BINGO!  My hypothesis was confirmed the following Monday during a call to the cemetery office.  (Clear sign of a budding genealogist.)

Lesson learned?  Just because you have a paper document proving that a particular person is buried in a particular spot in a particular cemetery doesn’t mean there’s proof above the ground in the form of a marker or gravestone.

I asked myself why this grandpa, who died in October 1929 didn’t have a marker.  The answer? The economy, of course!  It was the eve of the Great Depression. The Donars were poor. He was probably lucky to get a spot at all in this potter’s field, which appeared to have an extensive area of unmarked graves in the back part of the property. No hills, trees or curvy paths for Gramps.  He couldn’t afford the prettier parts of this burial ground.

What disappointment.  After all my efforts to track down his grave, all I had was a piece of paper to prove that somewhere in this vast expanse of unmarked ground my grandfather was laid to rest. I felt cheated.

I moved on. Time to find Peter’s father, my great-grandfather William Donar, who was buried in Calvary on the city’s north side in 1899.  Oh, and just to keep things interesting, it seems his son William Donar,  (yes, same name), was also buried there a few decades later.  Off I went to obtain a map of the grounds.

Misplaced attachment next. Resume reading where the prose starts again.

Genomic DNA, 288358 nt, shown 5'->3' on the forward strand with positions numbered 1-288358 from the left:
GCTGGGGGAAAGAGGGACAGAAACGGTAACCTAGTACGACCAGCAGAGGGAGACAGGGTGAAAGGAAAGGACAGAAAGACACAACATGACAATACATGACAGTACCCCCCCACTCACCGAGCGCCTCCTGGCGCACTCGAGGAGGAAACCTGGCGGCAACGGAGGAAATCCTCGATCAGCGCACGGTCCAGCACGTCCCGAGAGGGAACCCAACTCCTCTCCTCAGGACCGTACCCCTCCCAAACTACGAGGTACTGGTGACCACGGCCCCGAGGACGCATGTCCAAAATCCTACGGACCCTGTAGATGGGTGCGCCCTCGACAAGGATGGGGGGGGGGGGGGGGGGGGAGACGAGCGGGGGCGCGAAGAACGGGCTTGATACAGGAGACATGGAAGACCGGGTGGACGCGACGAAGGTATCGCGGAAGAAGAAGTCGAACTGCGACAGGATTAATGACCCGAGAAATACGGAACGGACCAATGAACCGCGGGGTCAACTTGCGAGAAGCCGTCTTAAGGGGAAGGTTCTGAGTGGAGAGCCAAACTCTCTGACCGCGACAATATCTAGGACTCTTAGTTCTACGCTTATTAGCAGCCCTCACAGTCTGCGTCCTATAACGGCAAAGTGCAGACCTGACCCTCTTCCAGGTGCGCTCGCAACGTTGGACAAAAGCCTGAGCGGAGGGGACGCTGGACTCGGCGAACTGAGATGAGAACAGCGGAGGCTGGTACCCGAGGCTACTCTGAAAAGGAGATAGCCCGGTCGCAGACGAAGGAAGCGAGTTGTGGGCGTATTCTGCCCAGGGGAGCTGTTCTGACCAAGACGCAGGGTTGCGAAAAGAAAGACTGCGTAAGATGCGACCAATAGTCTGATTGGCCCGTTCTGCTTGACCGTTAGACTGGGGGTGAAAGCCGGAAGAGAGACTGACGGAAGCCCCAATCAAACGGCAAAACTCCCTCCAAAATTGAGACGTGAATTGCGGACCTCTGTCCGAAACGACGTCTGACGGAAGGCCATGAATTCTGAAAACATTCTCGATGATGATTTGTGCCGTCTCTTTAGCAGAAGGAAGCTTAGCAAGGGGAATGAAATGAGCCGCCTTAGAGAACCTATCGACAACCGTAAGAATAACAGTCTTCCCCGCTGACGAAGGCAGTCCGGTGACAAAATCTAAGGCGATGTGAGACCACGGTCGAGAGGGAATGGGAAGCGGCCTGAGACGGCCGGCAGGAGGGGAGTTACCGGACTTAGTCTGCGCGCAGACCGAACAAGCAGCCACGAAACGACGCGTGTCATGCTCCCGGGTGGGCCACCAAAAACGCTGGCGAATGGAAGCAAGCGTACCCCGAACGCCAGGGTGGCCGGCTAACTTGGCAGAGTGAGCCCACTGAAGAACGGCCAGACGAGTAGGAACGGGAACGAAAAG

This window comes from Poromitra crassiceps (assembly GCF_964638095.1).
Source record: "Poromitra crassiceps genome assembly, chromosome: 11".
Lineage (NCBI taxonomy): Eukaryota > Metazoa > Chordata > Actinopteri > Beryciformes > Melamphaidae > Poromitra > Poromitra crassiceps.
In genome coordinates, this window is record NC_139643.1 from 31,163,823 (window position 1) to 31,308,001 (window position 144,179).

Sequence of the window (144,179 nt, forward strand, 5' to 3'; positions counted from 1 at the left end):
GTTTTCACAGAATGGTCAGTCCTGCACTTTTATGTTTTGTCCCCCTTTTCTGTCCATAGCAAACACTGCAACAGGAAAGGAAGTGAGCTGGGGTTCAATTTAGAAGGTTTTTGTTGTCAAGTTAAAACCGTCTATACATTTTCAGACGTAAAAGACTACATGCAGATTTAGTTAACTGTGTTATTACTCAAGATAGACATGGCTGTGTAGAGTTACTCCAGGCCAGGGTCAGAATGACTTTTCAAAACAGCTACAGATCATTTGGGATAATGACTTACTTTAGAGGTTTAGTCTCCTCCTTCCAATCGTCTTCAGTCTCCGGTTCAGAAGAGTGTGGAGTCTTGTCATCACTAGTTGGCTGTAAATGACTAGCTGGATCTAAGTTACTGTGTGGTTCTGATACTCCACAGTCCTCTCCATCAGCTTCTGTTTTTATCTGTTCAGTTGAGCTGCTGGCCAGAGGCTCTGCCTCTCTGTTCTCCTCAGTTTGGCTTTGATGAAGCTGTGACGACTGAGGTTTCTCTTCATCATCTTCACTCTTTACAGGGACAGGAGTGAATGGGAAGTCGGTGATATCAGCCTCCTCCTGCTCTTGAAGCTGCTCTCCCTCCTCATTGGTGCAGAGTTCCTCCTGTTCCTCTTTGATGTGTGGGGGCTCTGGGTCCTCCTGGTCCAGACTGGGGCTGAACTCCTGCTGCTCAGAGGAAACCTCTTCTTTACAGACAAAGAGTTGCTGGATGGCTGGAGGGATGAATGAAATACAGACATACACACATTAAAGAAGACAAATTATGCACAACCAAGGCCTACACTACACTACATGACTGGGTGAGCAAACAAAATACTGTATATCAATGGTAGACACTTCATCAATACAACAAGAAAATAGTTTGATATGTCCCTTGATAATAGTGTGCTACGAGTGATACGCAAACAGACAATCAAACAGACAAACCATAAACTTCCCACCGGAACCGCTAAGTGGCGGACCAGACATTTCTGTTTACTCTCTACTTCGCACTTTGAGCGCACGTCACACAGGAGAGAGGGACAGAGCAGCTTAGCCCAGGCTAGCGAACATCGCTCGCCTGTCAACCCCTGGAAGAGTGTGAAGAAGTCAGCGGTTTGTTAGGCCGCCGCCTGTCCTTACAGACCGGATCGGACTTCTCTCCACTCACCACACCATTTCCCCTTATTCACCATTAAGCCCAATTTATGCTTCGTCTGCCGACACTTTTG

Mark Biallas looks over a carpet of unmarked graves at Calvary Cemetery, Chicago, Illinois, where his wife’s great-grandfather, William Donar, was buried in 1899.

Not again…really?  No headstone?  And his son has no headstone either?  What gives?  The cemetery office was still open so I stopped in to see if I could get a little direction. After a quick look at their records I was told that the graves of both Donar men were located in Section “P” over by the fence. “And, by the way,” I was further informed, “the son is buried right on top of his father.”